The Boston Bruins' most skilled scorer dominated Game 1 and the New York Islanders' top players were powerless to slow him down or give a strong offensive performance themselves.
This trend must reverse quickly or the Islanders won't be making it back to the semifinal round for the second year in a row.
"Our forwards played great (Saturday night). I thought they attacked, had tons of pace, our skill was on display," Bruins defenseman Charlie McAvoy said. "They really played awesome -- lots of great chances and great looks. When we're moving like that and using each other, often times we're able to carry the momentum of the game."
David Pastrnak is absolutely on fire right now. He's scored in three consecutive playoff games, including a hat trick in the second-round series opener versus the Islanders, which the B's won 5-2 on Saturday night at TD Garden.
It was part of another impressive offensive showing for Boston's top line, which tallied 19 shots on net, three goals and dominated puck possession. The Bruins had a 23-6 edge in shot attempts, a 17-3 lead in shots on net and a 16-4 advantage in scoring chances at 5-on-5 with the first line on the ice in Game 1.
"We got to challenge them a little bit more. We backed off," Islanders head coach Barry Trotz said of Boston's top line after Game 1. "They’re going to make plays through you and all that. We got to tighten up there. We’re going to need more from our lines. I really felt we only had really, probably one line that was really on top of their game. The other lines had spurts, but we’re going to have to be much better.”
The Bergeron line tilting the ice in its favor isn't a great situation for the Islanders but it doesn't have to be a fatal one. Sidney Crosby's line dominated in most of the 5-on-5 shot metrics against the Islanders in Round 1, but New York actually outscored that Penguins trio 5-3 despite giving up most of the shots and scoring chances in the matchup.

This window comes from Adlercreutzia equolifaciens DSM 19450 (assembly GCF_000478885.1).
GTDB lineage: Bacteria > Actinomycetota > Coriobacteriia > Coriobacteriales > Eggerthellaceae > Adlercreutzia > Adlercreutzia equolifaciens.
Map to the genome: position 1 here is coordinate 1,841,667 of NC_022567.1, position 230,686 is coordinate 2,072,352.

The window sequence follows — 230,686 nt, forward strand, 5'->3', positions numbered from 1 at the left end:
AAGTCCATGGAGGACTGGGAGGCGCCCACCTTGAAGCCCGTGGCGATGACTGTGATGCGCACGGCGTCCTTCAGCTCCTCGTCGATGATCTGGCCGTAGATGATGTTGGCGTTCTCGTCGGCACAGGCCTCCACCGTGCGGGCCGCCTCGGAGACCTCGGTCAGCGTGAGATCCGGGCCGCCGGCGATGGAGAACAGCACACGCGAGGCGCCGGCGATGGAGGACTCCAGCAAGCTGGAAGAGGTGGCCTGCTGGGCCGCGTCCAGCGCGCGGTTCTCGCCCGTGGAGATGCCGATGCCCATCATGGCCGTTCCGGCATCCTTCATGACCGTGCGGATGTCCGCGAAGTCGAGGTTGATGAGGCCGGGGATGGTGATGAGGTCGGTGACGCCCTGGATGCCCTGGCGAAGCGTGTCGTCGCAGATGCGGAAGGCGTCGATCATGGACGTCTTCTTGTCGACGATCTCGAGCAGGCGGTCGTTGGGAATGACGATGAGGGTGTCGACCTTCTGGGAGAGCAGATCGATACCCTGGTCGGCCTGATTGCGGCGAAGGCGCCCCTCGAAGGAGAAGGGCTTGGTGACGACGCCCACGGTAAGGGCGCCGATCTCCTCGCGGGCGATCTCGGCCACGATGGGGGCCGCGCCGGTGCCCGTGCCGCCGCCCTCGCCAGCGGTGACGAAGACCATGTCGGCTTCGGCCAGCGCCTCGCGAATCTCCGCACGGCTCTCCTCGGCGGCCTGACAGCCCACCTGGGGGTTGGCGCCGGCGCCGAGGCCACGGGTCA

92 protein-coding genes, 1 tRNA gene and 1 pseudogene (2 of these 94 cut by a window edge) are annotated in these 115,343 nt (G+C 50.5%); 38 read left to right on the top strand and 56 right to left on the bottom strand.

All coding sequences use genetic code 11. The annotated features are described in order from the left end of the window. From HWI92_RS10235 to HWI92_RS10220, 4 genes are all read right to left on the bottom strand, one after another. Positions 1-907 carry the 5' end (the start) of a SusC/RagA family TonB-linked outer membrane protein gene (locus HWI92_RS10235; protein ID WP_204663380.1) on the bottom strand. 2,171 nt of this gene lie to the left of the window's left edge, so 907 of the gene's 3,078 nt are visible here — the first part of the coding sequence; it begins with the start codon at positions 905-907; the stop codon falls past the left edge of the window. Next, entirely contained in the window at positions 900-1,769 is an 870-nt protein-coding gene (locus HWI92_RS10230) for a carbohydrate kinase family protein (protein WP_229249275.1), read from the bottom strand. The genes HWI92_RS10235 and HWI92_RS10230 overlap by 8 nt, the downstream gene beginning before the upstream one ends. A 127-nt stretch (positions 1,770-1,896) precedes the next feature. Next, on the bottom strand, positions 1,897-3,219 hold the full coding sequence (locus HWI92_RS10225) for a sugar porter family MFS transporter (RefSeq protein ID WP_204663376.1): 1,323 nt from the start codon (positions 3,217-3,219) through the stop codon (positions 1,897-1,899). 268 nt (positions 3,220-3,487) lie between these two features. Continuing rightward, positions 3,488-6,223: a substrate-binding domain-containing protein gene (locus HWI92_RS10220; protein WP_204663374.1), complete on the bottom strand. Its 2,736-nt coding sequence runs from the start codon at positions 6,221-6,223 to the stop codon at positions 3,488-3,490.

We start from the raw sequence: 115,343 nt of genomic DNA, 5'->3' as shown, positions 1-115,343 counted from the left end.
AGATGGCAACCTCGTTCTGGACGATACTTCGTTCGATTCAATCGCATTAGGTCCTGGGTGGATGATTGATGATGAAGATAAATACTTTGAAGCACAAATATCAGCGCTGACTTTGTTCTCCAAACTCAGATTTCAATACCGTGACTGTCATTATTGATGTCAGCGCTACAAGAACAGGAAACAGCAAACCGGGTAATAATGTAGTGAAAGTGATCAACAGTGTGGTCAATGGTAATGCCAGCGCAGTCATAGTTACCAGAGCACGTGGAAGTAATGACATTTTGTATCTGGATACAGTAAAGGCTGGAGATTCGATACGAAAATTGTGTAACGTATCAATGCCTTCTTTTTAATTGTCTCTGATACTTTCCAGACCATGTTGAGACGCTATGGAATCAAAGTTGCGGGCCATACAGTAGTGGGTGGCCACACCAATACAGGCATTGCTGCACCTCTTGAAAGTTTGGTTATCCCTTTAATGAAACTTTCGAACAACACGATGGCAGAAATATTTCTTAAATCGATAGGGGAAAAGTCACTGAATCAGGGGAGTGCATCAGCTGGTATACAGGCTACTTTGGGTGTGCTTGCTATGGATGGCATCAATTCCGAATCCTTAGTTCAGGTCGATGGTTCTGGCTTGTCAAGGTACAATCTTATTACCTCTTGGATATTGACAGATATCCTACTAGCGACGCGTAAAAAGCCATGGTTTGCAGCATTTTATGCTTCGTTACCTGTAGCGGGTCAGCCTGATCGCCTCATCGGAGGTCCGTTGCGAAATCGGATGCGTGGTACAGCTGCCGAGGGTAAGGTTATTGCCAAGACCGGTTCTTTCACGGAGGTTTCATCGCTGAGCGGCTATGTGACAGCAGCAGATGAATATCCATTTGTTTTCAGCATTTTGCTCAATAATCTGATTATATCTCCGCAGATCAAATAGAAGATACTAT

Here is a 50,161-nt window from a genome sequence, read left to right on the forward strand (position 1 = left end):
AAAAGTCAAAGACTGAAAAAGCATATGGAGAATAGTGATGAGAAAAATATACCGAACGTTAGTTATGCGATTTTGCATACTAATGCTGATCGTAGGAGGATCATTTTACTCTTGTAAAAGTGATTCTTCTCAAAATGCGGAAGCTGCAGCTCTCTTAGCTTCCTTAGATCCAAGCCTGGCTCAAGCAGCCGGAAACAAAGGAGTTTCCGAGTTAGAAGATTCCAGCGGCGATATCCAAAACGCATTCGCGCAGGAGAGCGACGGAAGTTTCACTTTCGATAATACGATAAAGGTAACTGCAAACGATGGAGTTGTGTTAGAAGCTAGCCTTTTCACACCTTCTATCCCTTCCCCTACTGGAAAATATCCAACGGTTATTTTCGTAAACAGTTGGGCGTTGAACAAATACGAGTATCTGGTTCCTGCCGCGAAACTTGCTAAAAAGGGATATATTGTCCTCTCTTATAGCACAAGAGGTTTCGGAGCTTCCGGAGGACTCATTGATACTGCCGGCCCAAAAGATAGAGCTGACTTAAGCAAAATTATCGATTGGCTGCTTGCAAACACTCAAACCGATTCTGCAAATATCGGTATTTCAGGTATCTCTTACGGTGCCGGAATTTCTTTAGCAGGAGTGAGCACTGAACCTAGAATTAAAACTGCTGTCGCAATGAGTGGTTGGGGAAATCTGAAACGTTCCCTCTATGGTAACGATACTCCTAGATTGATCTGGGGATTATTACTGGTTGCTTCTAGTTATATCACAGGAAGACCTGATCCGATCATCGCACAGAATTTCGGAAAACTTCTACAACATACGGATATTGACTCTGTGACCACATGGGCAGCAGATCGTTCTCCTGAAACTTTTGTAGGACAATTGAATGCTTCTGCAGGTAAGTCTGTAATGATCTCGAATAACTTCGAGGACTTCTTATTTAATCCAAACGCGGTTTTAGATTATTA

Another factor for the Islanders in their six-game first-round triumph over the Penguins was its top-six players produced at a high level offensively, especially the second line of Anthony Beauvillier, Brock Nelson and Josh Bailey. They combined to score nine goals (eight at even strength) in Round 1.
Even though Beauvillier scored a power-play goal in Game 1 against the B's, his line was not great at 5-on-5. The Bruins had a 17-8 edge in shot attempts, a 13-6 lead in shots, a 16-5 advantage in scoring chances and a 2-0 goal differential in 10:30 of 5-on-5 ice time against this Beauvillier-Nelson-Bailey trio.
The Islanders' first line wasn't much better. They did score one goal, but three shot attempts at 5-on-5 from that trio is not enough, especially when the Bruins' top line is generating more than 7x that number and scoring more goals.
Mathew Barzal has the ability to be an elite center. He's a point-per-game caliber player and has led New York in scoring four consecutive seasons.
He's been a non-factor throughout the playoffs, though, and Game 1 was another poor performance from him. Barzal didn't tally a single shot attempt, shot on net or scoring chance at 5-on-5. Barzal also lost five of six faceoffs Saturday. He still hasn't scored a goal for the Islanders through seven playoff games and two of his three assists over that span came on the power play.
The Bruins' top line is going to generate offense and possess the puck at a high rate. They've done it for years, even against quality competition. The Bruins' second line likely will do the same, but not to the same level. The B's second line has been one of the league's most impressive groups after the team acquired Taylor Hall following the April 12 trade deadline.
The Islanders are capable of withstanding that offensive fury from the B's top-six and hang around. They did it in Round 1 and emerged victorious, and they did it again in Game 1 through two periods. Despite being dominated at 5-on-5, the game was right there for New York to win early in the third period with the score tied 2-2.
But it's going to be very difficult for the Islanders to repeat what they did in the first round if their top players remain mostly silent, particularly Barzal. Trotz's Game 2 adjustments could determine the outcome of the series.